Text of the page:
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14th Mar 2011
Basler Fasnacht (Carnival of Basel)

What are the main events, and when?
Fasnacht lasts exactly three days, from 4.00 a.m. on Monday morning to 4.00 a.m. on Thursday. It is always held in the week after Ash Wednesday, and most of the action is concentrated in the city centre.

The three-day event traditionally kicks off with an early morning procession, the Morgenstreich, which starts at 4 a.m. on Monday morning. This is a procession of about 200 illuminated canvass lanterns decorated with paintings and rhymes that make fun of a particular “subject” - a local event from the past year. After the city's streetlights are switched off, these lanterns are paraded through the darkened streets, accompanied by the cliques with their drummers and piccolo players. The bars and restaurants serve the three dishes traditionally associated with Fasnacht: Mehlsuppe (a hearty broth made from flour and onion), and onion and cheese pies.

There are two main processions, starting at 1.30 p.m. on Monday and Wednesday. More than 10,000 masked carnival members parade along a set route through the city centre displaying their “sujets” or special carnival topics, accompanied by the sound of drums, piccolos and “Gugge” music. They travel by foot, on carnival floats or horse-drawn carriages, carrying lanterns and many other comical accessories. People in the procession throw confetti and distribute oranges, yellow mimosa and many other things to the spectators along the route. Most groups also hand out their own colourful sheets of paper (“Zeedel”) which make fun of local events and personalities in verse form, written in the unfathomable local Basel dialect.

On the Monday and Wednesday evening, more than 100 groups of Schnitzelbank singers tour the city's bars and restaurants, reciting their verses on local topics from the past year. The melodies vary, but the playful and ironic content is always written in the local dialect. The central point is usually only touched on indirectly, and the real object of ridicule only becomes apparent towards the end.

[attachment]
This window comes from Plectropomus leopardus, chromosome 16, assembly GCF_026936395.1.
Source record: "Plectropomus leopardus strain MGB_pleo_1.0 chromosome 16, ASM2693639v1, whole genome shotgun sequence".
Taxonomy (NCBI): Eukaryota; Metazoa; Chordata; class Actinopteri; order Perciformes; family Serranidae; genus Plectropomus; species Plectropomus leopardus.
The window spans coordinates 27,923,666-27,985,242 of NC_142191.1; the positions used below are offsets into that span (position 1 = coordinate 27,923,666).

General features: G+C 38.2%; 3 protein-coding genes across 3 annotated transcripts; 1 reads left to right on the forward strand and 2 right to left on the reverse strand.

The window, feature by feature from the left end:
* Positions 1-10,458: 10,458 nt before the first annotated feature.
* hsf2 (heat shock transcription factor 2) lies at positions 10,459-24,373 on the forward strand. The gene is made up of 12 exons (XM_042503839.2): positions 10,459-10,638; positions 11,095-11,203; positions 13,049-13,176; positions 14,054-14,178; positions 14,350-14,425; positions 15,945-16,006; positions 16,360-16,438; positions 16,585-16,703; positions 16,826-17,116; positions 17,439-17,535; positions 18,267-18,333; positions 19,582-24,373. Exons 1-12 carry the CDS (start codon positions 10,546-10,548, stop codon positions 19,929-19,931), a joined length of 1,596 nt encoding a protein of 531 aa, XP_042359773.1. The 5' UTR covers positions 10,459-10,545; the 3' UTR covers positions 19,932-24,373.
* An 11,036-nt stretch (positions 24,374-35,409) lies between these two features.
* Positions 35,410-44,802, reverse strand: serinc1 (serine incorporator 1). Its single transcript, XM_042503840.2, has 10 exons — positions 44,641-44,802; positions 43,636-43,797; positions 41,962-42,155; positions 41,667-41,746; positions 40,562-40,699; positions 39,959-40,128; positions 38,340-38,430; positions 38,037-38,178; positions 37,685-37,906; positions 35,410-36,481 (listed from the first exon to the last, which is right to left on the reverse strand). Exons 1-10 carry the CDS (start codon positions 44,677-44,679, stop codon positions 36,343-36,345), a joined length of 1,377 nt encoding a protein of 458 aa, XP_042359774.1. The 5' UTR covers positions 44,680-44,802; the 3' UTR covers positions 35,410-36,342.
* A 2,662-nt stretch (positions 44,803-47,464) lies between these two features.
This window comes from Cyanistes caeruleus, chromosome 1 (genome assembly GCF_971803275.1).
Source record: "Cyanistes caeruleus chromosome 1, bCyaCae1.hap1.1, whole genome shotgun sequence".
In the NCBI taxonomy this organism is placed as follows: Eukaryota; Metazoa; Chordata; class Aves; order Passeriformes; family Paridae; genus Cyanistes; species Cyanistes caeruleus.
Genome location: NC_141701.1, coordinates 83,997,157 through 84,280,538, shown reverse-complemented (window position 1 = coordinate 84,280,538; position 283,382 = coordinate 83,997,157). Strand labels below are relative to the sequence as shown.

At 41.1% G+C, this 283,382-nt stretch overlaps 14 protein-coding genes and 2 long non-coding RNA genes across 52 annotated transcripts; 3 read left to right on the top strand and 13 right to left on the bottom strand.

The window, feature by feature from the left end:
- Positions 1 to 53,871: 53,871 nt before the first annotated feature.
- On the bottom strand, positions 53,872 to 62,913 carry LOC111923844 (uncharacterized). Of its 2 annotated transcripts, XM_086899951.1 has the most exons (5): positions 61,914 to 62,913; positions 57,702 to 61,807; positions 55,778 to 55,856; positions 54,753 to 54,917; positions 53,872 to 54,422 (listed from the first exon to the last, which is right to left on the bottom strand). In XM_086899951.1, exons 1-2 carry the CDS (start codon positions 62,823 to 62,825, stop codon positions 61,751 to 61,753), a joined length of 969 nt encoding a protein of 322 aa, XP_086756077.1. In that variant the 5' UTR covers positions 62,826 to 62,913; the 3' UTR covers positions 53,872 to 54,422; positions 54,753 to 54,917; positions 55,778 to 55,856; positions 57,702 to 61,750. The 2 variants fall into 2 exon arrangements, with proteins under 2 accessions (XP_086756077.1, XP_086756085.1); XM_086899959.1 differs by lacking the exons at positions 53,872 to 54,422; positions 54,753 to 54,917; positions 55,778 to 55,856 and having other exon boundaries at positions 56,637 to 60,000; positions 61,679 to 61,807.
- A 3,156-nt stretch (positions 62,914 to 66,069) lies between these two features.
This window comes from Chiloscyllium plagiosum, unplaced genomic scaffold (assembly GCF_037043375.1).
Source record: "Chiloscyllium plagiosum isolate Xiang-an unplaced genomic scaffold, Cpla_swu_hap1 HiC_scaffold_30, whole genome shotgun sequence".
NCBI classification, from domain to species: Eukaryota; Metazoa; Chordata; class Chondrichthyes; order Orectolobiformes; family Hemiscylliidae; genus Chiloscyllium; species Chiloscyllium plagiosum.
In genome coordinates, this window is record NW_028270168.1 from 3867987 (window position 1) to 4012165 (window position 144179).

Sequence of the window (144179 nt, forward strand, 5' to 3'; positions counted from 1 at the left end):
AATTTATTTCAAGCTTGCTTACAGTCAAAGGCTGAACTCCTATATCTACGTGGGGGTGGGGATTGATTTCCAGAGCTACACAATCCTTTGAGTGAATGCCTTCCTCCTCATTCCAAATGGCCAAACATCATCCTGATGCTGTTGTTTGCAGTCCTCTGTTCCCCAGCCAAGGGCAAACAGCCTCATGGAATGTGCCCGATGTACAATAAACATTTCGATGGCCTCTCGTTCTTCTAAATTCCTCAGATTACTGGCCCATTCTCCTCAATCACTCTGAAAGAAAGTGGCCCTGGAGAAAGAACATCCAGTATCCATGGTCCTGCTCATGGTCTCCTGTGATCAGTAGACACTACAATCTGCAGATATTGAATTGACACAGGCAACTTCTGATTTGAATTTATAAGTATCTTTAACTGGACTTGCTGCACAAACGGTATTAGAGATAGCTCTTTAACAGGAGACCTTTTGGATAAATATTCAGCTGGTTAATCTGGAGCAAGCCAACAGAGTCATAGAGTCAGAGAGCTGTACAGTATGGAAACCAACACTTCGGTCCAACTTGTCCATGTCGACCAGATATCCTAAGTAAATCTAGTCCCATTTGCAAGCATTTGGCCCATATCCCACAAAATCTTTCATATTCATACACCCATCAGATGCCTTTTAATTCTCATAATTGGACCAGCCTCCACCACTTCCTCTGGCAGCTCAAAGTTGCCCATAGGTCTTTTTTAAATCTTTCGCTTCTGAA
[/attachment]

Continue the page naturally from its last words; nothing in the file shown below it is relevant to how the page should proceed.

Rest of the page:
Tuesday and the exhibition of the lanterns
Tuesday is a day for children, with no main procession but rather groups of adults and children in costume wandering at random around the streets, some of them playing instruments. The highlight of Tuesday evening is the Exhibition of the Lanterns on Münsterplatz, where over 200 lanterns provide an impressive illuminated display under the shadow of the cathedral.

Gugge concert
On Tuesday evening, the city centre's streets are mainly filled with the “Gugge” music of the brass bands. The musicians gather from 8 p.m. onwards on Marktplatz, Barfüsserplatz and Claraplatz to play their deafening, discordant but often very catchy tunes. They then disperse through the streets, forming groups that spectators like to tag along with, and march through the centre playing their music into the small hours

The “Gässle”
The “Gässle” is special for the residents of Basel and visitors too. It simply refers to the custom of wandering through the narrow lanes and alleyways of Basel's old town, marching to the hypnotic beat of the small and large troupes of piccolo players and drummers, enjoying both new and old carnival compositions, and falling into a sort of reverie for a few hours that is entirely in the spirit of this unique festival.

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14th Mar 2011  Basler Fasnacht

14th Mar 2011  Basler Fasnacht

14th Mar 2011  Basler Fasnacht

14th Mar 2011  Basler Fasnacht

14th Mar 2011  Basler Fasnacht
Diary Movies

Basler Fasnacht

Basler Fasnacht

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